I know, I know, a couple of years ago I said Epiploic Appendagitis Sucks, and it does, but HypoK PP also sucks.
It might actually suck more because it's an inherited disease (autosomal dominant, if you care) and it doesn't go away like EA does.
Digger's been dealing with it most of his life. We suspected he had inherited it when he was a toddler and complained of his legs being "sleepy". It didn't hit full force until puberty hit. And then it hit like a damn steam-roller.
I know a lot of you are familiar with the equine version of HypoKPP. The human version is a bit different. When the body's potassium drops, paralysis sets in. Most of Digger's teenaged years were spent with him not knowing if he was going to wake up a paraplegic or quadriplegic.
So that sucked.
As he got older, it leveled out a bit and was mostly manageable as long as he stayed on his meds. However, his dad dropped him from this insurance, which is a whole other story. What it meant, though, was that I was the one paying for Digger's meds. Until his doc finally put his foot down and wouldn't fill any more until Digger was seen in the office.
I totally get that. DEA regs, and all, docs can't just write scripts forever without ever seeing their patients.
No insurance and no job means no doctor's visit and no refills on the meds.
Digger's paternal family has been self-treating with No-Salt, the salt substitute. It managed to keep him fairly stable for about six months, but last week he hit his tipping point.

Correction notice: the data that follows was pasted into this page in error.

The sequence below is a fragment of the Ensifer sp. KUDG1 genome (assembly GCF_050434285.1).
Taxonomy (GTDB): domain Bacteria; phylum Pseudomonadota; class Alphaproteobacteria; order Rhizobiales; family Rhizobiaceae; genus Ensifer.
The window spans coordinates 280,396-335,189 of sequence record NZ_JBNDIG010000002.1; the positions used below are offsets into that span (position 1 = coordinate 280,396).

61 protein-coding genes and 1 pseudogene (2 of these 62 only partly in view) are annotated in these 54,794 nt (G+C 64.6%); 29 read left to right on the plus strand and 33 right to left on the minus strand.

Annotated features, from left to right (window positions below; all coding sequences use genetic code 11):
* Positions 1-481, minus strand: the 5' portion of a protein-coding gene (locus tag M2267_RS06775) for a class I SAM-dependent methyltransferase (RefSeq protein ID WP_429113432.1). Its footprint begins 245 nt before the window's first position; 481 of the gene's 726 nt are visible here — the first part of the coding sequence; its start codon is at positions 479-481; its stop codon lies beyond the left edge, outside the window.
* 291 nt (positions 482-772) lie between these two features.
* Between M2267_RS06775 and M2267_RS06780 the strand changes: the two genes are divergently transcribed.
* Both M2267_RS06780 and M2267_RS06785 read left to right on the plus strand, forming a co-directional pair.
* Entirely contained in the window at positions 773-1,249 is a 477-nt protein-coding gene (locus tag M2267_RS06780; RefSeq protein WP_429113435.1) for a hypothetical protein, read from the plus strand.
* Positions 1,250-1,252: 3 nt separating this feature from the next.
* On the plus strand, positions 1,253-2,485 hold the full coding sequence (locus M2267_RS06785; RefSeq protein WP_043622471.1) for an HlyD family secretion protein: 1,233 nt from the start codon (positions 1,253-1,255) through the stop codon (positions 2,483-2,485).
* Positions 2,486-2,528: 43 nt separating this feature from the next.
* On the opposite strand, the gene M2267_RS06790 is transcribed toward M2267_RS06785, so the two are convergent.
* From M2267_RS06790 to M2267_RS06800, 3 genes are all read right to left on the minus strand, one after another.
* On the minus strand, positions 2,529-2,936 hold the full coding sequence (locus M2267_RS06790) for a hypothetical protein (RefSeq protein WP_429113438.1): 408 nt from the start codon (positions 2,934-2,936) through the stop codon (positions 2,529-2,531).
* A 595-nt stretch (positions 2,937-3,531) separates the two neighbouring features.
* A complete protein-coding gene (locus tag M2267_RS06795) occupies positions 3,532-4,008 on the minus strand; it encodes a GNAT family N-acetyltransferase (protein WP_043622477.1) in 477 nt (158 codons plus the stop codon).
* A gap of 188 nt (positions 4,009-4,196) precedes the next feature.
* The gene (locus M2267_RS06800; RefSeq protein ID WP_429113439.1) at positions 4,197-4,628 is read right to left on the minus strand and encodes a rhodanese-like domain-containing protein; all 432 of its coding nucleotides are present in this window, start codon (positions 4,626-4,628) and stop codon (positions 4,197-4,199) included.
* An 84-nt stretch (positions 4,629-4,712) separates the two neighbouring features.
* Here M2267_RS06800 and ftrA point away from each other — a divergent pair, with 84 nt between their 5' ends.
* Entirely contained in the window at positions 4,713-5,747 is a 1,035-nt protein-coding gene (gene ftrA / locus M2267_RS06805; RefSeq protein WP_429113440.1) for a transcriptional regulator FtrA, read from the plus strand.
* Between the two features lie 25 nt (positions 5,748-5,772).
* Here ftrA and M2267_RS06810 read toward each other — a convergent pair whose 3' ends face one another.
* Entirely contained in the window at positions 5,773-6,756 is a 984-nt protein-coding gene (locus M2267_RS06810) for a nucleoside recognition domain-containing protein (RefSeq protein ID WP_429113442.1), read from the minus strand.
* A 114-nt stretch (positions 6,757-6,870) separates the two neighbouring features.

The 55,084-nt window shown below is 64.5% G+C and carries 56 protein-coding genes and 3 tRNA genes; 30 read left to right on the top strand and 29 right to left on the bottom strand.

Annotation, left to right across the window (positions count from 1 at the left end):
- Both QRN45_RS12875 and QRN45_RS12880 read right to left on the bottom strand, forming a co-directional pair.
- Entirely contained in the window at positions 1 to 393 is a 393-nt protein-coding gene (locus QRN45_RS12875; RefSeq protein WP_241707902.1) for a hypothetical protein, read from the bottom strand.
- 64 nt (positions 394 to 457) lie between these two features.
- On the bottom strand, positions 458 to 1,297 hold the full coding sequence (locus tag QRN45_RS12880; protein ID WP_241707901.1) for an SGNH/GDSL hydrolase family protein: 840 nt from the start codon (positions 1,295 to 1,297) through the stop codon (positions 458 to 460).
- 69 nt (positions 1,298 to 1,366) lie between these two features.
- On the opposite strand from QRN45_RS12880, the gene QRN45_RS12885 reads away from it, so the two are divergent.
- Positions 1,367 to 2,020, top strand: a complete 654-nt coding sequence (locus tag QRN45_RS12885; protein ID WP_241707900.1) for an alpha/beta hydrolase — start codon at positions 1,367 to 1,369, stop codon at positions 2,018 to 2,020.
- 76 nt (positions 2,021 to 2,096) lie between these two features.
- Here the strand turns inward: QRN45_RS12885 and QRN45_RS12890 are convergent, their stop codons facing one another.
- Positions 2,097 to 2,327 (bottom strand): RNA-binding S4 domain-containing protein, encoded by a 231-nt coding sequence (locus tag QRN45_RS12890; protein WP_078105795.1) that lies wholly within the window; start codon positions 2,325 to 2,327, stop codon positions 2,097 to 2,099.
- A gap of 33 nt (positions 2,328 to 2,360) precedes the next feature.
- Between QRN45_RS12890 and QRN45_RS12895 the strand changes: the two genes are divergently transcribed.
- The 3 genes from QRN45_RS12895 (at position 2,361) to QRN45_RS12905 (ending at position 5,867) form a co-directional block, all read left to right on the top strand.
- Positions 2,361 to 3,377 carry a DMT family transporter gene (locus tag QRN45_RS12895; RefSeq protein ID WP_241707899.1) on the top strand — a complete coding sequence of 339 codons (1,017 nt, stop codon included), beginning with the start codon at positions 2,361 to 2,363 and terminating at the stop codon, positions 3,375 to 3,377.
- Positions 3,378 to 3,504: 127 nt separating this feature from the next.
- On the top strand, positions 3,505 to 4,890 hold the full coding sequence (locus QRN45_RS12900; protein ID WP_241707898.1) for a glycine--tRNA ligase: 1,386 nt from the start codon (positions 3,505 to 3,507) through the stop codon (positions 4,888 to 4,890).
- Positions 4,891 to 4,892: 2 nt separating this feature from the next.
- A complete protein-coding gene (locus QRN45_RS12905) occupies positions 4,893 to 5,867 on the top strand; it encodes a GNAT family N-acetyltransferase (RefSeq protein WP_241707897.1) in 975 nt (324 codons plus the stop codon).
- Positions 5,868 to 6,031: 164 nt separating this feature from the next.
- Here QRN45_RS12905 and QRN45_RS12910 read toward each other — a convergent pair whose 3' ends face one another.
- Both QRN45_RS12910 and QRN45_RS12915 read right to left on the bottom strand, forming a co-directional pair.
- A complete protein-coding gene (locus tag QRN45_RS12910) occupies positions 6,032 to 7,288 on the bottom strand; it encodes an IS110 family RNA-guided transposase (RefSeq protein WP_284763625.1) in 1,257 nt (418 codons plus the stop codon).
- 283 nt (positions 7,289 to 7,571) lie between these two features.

We've been dealing with his attacks for so long that they are really no big deal. In fact, they're kind of a pain in the ass at this point. We're well beyond the "oh my God, Digger can't move, what can we do to make him more comfortable?" stage and into the "aw, hell, you need us to move you again?" stage. It's just the ugly truth. Any family who has dealt with a chronic disease would be lying if they denied it ever gets to that stage.
So when Digger started texting me to tell me he had an attack and needed his brother or sister to go move him, I called them and told them to go help their brother. They were only about ten feet away from where he was on the couch in their respective bedrooms, whereas I live in a whole different town now. Monster grumbled, but went and helped Digger get situated again.
A couple of hours later, while I was driving in to work, Monster called and told me that Digger was having trouble breathing. Crud. That had happened one other time and I just carried him out to the car and drove him into the ER myself, so I sighed heavily and told Monster I would come on over and take Digger to the ER like I did last time.
I hung up, called work and let my boss know that I would be in much later because I knew it would take some time in the ER to get his potassium level back up.
And then I remembered that Monster and Ashinator live in a basement apartment and that there would be no way I'd be able to get Digger up the stairs and out to the car without hurting one or the other, and quite possibly both, of us. I called Monster back and told him to call an ambulance. I'm not one to take calling an ambulance lightly, but sometimes it just makes sense to call in the people who have the tools to take care of the job. Even knowing that, I felt kind of guilty.